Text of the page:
FIFA plans to reclaim millions of dollars pocketed illegally by corrupt FIFA members and other football officials.
A US investigation exposed widespread corruption at the top of world football, and FIFA estimates that at a minimum tens of millions of dollars were diverted from the sport illegally through bribery, kickbacks and corrupt schemes carried out by the defendants.
FIFA submitted documents on Wednesday to the US authorities in an effort to reclaim tens of millions of dollars taken illegally by corrupt FIFA members and other football officials.
Newly-elected FIFA president Gianni Infantino said in a statement: “The defendants diverted this money not just from FIFA but from players, coaches and fans worldwide who benefit from the programmes that FIFA runs to develop and promote football.”
Former executives Jack Warner, a former FIFA vice-president, Chuck Blazer and Jeffrey Webb are among the defendants FIFA has said it will sue.
FIFA says it is a “victimised institution” and has submitted a request for restitution to the US attorney’s office and the US probation office for the Eastern District of New York.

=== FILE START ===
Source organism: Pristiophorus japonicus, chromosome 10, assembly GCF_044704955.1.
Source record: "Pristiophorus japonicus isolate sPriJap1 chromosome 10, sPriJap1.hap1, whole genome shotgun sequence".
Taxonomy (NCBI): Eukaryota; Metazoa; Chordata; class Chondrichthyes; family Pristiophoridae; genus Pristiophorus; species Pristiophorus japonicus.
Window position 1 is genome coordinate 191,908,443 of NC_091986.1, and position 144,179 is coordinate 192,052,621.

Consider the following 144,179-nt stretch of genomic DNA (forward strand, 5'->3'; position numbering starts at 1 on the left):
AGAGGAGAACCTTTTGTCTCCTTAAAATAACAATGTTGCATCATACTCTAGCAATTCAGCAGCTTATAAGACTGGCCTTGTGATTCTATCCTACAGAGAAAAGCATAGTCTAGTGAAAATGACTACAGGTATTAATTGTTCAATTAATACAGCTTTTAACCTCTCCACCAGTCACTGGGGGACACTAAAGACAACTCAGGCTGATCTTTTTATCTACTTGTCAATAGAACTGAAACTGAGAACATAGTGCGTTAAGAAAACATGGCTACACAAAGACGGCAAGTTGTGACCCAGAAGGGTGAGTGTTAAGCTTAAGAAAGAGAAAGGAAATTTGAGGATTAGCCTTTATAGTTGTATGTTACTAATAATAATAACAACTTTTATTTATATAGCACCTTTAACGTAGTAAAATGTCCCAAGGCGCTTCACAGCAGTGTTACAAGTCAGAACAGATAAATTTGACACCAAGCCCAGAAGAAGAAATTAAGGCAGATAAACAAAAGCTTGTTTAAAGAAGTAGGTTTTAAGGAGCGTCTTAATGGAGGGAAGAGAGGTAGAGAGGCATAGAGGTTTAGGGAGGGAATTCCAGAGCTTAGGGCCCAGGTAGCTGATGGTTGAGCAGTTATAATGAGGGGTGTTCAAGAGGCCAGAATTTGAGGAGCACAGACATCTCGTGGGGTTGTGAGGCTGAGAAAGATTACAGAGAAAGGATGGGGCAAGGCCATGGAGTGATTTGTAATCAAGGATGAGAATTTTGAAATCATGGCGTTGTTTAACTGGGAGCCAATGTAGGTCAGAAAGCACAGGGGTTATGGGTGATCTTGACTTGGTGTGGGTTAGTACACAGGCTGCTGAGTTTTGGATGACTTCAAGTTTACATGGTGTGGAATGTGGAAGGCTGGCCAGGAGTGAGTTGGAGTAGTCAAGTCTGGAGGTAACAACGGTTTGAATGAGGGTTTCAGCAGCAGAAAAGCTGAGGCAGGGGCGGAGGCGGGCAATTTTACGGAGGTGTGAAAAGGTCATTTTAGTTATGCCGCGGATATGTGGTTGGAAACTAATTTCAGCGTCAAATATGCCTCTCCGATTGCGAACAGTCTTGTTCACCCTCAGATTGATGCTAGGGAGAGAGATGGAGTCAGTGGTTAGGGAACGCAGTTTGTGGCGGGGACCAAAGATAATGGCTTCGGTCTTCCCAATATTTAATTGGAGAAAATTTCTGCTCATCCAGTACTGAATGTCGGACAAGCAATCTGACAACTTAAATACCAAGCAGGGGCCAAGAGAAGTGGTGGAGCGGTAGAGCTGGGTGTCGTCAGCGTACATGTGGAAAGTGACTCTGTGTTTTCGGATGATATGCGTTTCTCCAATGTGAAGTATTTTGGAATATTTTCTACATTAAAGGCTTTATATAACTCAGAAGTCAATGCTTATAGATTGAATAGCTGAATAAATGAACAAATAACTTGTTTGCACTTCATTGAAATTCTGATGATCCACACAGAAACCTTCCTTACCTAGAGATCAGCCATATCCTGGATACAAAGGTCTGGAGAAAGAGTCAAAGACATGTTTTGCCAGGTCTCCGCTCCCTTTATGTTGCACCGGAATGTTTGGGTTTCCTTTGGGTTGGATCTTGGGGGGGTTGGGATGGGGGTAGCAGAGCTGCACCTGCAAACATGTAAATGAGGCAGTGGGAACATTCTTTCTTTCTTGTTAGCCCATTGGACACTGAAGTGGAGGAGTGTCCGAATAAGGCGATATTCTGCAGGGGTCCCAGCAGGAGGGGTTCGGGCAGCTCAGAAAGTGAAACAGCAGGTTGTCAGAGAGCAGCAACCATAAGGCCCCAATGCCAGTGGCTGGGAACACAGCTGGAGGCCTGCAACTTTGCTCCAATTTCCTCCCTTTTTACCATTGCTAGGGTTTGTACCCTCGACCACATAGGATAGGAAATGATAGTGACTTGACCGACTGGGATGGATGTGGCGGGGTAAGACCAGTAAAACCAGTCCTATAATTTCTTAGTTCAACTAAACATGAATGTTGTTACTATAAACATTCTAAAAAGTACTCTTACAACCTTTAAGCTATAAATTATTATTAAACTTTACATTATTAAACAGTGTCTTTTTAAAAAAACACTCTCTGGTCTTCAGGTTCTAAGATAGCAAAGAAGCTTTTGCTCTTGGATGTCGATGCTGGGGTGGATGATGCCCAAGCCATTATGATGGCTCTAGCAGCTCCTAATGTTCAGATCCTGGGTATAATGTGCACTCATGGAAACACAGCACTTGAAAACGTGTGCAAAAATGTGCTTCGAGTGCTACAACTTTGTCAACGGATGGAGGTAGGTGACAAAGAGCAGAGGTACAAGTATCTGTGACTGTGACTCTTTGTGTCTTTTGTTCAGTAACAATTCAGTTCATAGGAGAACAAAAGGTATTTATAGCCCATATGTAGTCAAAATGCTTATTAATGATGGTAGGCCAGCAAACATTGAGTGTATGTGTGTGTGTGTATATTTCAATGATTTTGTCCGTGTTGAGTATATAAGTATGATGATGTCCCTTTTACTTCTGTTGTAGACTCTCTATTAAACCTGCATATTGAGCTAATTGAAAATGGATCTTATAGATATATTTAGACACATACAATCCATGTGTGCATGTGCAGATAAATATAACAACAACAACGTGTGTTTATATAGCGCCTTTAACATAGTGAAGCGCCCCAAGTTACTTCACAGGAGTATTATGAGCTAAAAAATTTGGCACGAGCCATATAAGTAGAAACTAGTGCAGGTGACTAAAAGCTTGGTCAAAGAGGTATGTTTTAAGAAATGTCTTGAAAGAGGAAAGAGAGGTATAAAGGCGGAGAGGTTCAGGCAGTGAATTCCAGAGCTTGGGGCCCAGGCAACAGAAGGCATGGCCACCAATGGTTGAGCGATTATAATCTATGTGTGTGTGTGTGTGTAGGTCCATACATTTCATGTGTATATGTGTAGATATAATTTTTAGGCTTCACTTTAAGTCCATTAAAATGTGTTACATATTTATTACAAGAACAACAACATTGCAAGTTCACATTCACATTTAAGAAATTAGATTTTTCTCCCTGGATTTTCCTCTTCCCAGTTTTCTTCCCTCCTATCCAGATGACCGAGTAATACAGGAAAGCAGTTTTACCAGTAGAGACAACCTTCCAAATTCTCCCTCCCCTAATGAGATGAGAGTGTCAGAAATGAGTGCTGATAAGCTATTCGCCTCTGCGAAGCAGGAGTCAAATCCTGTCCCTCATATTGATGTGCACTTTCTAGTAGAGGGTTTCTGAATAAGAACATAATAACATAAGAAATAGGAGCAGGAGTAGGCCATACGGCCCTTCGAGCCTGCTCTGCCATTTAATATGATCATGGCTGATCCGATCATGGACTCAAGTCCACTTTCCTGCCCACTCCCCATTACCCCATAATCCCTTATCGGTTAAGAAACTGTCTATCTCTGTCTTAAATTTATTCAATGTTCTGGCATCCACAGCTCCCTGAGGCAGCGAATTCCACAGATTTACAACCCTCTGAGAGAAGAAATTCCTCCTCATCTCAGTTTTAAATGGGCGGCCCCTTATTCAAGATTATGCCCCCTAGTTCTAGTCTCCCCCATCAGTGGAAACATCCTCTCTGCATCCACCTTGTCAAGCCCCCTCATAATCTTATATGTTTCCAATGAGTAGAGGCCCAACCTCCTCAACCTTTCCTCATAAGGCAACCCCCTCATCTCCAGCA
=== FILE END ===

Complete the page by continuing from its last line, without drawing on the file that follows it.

It is claiming damages from 41 former FIFA officials from other football organisations indicted in the ongoing investigation by the US Department of Justice.
FIFA accepts the millions of dollars lost during the corruption scandal is likely to increase as the investigation continues.
The US government has already announced forfeiture amounts that should cover FIFA’s claims for damages.
“The convicted defendants abused the positions of trust they held at FIFA and other international football organisations and caused serious and lasting damage to FIFA, its member associations and the football community,” Infantino said.
“The monies they pocketed belonged to global football and were meant for the development and promotion of the game.
“FIFA as the world governing body of football wants that money back and we are determined to get it no matter how long it takes.
“These dollars were meant to build football fields, not mansions and pools; to buy football kits, not jewellery and cars; and to fund youth player and coach development, not to underwrite lavish lifestyles for football and sports marketing executives.
“When FIFA recovers this money, it will be directed back to its original purpose: for the benefit and development of international football.”